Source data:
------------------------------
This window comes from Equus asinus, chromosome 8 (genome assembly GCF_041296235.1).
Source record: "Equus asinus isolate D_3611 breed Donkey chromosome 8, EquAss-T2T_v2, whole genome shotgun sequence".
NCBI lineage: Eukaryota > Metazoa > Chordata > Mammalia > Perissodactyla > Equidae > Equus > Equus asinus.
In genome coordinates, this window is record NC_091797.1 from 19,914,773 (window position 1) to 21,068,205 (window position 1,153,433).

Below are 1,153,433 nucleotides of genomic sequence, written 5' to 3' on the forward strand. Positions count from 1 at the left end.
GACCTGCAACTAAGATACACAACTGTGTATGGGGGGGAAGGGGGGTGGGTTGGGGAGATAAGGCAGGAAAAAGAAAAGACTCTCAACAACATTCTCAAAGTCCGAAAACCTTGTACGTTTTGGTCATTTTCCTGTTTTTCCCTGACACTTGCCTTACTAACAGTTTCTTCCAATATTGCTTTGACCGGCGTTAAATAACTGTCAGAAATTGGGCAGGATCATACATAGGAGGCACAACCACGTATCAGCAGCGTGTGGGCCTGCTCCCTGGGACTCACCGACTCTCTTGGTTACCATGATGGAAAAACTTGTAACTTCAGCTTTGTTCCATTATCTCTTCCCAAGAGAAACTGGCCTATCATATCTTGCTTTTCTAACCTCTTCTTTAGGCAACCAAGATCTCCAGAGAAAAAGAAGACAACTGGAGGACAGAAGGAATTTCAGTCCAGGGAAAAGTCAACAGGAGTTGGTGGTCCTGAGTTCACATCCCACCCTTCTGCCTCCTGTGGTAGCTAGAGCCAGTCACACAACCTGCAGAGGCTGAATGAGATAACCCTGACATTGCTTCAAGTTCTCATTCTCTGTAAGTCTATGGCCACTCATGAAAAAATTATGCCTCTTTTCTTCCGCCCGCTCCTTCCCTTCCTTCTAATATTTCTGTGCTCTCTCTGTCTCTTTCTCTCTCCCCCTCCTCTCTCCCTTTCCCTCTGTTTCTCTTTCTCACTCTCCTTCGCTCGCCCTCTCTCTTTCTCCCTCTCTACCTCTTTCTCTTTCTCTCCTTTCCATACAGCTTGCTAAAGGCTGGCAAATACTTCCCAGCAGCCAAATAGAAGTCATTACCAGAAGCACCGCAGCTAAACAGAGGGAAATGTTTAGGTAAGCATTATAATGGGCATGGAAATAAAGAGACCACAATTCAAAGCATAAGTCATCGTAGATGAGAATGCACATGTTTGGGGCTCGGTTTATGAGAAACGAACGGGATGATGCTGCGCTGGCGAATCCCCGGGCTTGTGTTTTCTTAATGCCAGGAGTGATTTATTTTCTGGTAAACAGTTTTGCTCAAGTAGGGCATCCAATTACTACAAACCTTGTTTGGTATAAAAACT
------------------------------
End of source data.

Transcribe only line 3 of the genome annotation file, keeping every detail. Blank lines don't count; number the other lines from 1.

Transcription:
NCBI lineage: Eukaryota > Metazoa > Chordata > Mammalia > Perissodactyla > Equidae > Equus > Equus asinus.